In 1278 Countess Sophia of Veringen gave an estate from Friedingen to the monastery Heiligkreuztal. In 1286 Count Heinrich von Veringen sold all his possessions from Friedingen to the monastery Kreuztal for 130 silver marks. [3]


Ittenhausen once belonged to the Counts of Veringen, after their extinction to the Counts of Rechberg and in 1447 for a short time to the Counts of Württemberg, who sold it again in 1465. With the resolution of the monastery Zwiefalten in 1803 the place with 200 inhabitants fell to the Duchy, later Kingdom of Württemberg.


Documented for the first time in 1086, Unterwilflingen once belonged to the Counts of Veringen or the Count of Gruningen-Landau. Many of the local goods came by purchase or donation to the monastery Heiligkreuztal. The writer Ernst Jünger had his residence in Unterwilflingen in the local Stauffenberg Forsthaus from 1951 until his death in 1998.



The mayor of Langenenslingen is Andreas Schneider.


Mayor Schneider is the head of the council, which besides him has 19 members.

Coat of arms[edit]

A divided blade up in red on green Dreiberg three golden deer feet, bottom in gold three red deer antler above the other. The upper half of the shield corresponds to the seal of the Heinrich von Enslingen from the year 1341. The deer antler in the lower half of the shield relate to the Counts of Veringen as Langenenslingen belonged to the County of Veringen in the 14th century. The coat of arms was granted by the Interior Ministry of Württemberg-Hohenzollern on 28 January 1949.

Town twinning[edit]

Since 1997 there is a partnership with the Polish community of Brzesko.


Langenenslingen has a primary school.



House where Ernst Jünger lived
  • Forsthaus (Ernst Jünger House) in Unterwilflingen: Ernst Jünger lived in the Stauffenberg Forsthaus in Unterwilflingen, a Baroque building of 1728, from 1950 until his death in 1998. In 1999, the house was turned into a museum and memorial by the Ernst-Jünger-Foundation.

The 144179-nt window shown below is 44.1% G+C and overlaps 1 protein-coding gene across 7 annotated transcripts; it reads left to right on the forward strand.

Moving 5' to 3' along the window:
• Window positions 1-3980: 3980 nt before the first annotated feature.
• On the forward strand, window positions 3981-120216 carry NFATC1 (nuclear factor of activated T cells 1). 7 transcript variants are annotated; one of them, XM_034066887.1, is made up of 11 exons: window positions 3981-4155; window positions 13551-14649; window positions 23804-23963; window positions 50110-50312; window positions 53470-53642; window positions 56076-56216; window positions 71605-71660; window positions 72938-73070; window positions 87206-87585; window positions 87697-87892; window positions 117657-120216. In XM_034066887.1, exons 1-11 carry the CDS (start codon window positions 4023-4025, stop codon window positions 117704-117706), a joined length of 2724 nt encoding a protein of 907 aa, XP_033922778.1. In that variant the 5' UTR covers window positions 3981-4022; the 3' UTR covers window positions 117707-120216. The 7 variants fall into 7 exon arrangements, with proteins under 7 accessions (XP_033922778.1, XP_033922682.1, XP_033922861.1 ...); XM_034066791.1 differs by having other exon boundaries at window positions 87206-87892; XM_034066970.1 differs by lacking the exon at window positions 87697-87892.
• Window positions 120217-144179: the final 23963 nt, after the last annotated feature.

• Unterwilflingen Castle: The Stauffenberg family have been the owners of Unterwilflingen Castle since 1464. Johann Franz Schenk von Stauffenberg built the current structure in 1710 as a hunting lodge. The Reichstag Vice President Franz August Schenk von Stauffenberg and his son Franz Schenk Freiherr von Stauffenberg established a private library, which now contains about 30,000 volumes. During World War II the castle served as a princely exile and home of the retired Ministers of Vichy France from Sigmaringen.

Notable buildings[edit]

  • Alte Burg, remains of a hilltop fortification dating to the Hallstatt period and associated with nearby Heuneburg, a major Celtic settlement.
  • Parish church of St. Jakob (St. Jacobus Maior) in Dürrenwaldstetten, Baroque church of 1781/1782 with frescoes by Januarius Zick.
  • The church of St. Mauritius in Langenenslingen, was first mentioned in 1266 and expanded in 1736/36. In 1751 the interior was structured and painted.
  • The church of St. Konrad in Langenenslingen was built 1889–1893.
  • The chapel Maria refuge on the Eichberg bei Langenenslingen was built by returning German soldiers in 1947/48 as prayer and memorial to the fallen and missing persons of World War II.
  • Town hall Langenenslingen (former hunting lodge of the Princes of Hohenzollern-Sigmaringen)

Notable people[edit]


  1. ^ "Bevölkerung nach Nationalität und Geschlecht am 31. Dezember 2017". Statistisches Landesamt Baden-Württemberg (in German). 2018.
  2. ^ Landesbeschreibungen des Staatsarchives Sigmaringen, Landesarchivdirektion Baden-Württemberg in Verbindung mit dem Landkreis Biberach (Hrsg.): Der Landkreis Biberach Band II. Jan Thorbecke Verlag Sigmaringen, Sigmaringen 1990, S. 193
  3. ^ Sebastian Locher: Regesten zur Geschichte der Grafen zu Veringen. Sigmaringen 1872.